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Local News

Naperville organizers considering Romeoville for new Ribfest location

Naperville organizers look to neighbor as possible next host for Ribfest

The organizer of the annual Ribfest in Naperville recently announced it is looking for a new location in 2020, and one Will County town is in the running – Romeoville.

Mary Howenspine, a spokeswoman for the Exchange Club of Naperville, which organizes Ribfest, said the Naperville Park District notified the group late last summer that there will be construction that would prevent the event from being at its normal location, Knoch Park in Naperville. Howenspine said Ribfest has been held at the park, which is located just off downtown Naperville, since at least 1990.

The Exchange Club of Naperville has since formed a team to explore other possible sites, including Aurora, Oswego and Romeoville. Howenspine said the team is evaluating all options, and the list of potential locations could grow to as many as 10 as the process moves along.

“We need acres, and we need parking,” she said.

Howenspine said the village of Romeoville and Mayor John Noak have been helpful and open throughout the process. Noak said the possibility of bringing Ribfest to Romeoville is an “interesting opportunity.”

“We’re talking about one of the premiere events in suburban Chicago that happens every year,” Noak said. “It’s a proven event with a proven organization.”

The numbers show it. Howenspine said that in 2017, Ribfest attracted about 150,000 people, of which about 80,000 were paid attendees. Many come for the free fireworks portion of the event, with others able to watch at satellite locations, she said. About half of the attendees usually come from outside of Naperville.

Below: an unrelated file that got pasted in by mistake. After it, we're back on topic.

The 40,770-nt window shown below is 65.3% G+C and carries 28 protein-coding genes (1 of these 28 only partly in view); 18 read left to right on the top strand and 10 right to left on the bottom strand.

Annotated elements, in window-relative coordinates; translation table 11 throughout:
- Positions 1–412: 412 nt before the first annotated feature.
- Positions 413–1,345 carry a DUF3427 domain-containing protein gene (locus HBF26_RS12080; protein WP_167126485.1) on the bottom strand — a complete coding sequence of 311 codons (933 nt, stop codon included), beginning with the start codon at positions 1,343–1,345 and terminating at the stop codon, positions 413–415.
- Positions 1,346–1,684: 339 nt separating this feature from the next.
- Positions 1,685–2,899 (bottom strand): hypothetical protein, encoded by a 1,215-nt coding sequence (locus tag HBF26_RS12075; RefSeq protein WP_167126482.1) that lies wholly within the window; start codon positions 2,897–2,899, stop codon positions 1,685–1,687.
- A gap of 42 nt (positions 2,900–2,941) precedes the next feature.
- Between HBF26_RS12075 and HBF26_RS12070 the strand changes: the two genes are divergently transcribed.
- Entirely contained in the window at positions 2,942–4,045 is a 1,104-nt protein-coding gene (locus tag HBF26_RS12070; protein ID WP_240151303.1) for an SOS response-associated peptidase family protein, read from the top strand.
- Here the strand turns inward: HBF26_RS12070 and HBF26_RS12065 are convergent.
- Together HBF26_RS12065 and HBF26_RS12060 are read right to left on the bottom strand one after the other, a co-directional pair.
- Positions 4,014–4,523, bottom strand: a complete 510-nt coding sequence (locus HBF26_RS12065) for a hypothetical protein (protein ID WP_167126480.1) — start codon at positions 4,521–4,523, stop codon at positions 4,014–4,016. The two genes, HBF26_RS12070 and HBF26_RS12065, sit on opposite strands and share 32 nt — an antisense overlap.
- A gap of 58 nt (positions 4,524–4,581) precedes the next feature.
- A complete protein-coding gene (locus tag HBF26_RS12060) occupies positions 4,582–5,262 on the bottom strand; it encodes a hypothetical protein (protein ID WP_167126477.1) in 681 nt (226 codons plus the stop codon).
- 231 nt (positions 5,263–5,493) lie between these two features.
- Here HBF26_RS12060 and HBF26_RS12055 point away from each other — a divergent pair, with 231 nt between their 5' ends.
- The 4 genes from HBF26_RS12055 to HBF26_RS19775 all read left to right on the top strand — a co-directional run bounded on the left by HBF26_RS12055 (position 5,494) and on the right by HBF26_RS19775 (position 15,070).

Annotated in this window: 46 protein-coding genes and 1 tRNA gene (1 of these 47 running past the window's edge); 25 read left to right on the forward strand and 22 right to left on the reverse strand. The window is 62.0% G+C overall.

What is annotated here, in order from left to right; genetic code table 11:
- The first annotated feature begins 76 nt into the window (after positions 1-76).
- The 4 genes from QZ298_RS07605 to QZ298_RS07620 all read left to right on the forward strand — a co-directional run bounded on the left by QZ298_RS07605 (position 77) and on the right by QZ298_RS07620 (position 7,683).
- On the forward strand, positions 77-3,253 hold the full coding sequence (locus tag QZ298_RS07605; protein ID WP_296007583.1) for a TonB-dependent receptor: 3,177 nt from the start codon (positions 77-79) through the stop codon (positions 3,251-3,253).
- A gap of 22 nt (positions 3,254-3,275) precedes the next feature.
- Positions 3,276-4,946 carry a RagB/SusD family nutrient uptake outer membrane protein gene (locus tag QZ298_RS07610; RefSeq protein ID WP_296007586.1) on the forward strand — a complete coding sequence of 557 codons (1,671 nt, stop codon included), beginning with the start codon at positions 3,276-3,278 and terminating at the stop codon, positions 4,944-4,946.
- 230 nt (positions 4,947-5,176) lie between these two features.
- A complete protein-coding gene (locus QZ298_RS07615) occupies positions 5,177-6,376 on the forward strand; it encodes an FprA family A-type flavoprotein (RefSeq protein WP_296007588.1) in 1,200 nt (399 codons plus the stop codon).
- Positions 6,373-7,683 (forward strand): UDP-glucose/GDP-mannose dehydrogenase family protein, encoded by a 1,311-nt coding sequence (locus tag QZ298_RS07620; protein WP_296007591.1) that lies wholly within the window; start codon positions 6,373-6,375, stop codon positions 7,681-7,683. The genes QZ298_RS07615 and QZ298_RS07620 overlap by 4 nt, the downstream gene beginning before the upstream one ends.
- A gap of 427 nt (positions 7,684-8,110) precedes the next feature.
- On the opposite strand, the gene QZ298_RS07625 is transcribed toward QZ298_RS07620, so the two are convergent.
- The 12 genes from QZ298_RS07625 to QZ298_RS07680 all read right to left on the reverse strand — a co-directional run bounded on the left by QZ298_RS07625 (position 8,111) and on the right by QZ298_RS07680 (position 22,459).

Ribfest has attracted big names in music in recent years, including Steven Tyler of Aerosmith and rapper Pitbull.

It’s also a massive charitable event. The Exchange Club is volunteer-run and works to fund other agencies in the Chicago area that focus on issues such as child abuse and domestic violence prevention. Howenspine said the club was able to donate to about 50 agencies last year because of Ribfest. Since 1988, Ribfest has generated about $17.5 million, which the club has given to various agencies.

Howenspine said the Exchange Club wants to keep the event close to Naperville. Noak added that one of the advantages of having Ribfest in Romeoville is the village’s accessibility, with proximity to major highways including Interstates 55 and 355.

Howenspine also added that the organizers are “looking for a home” with previous agreements for Ribfest lasting multiple years.

Noak said there are different potential layouts being analyzed, including having part of Ribfest at the amphitheater at Deer Crossing Park near Village Hall. The village’s annual carnival, Romeofest, takes place at and around the park and the grounds near the Romeoville Recreation Department. Noak said that location could provide more overall space for Ribfest than Knoch Park.

Noak said it is a tribute to the village’s investment in infrastructure over the past several years that Romeoville is being considered to host Ribfest.

“It’s a regional event, not just one for that site,” Noak said. “It’s really become a Chicagoland event.”

Noak said issues such as parking always will be a challenge. There probably will have to be off-site parking and shuttle buses going to the main site included in the operation.

The village also has an advantage, Noak said, as it directly runs a large portion of its parks and recreation and fire departments. The streamlined approach allows the village to be more nimble in working with the Exchange Club.

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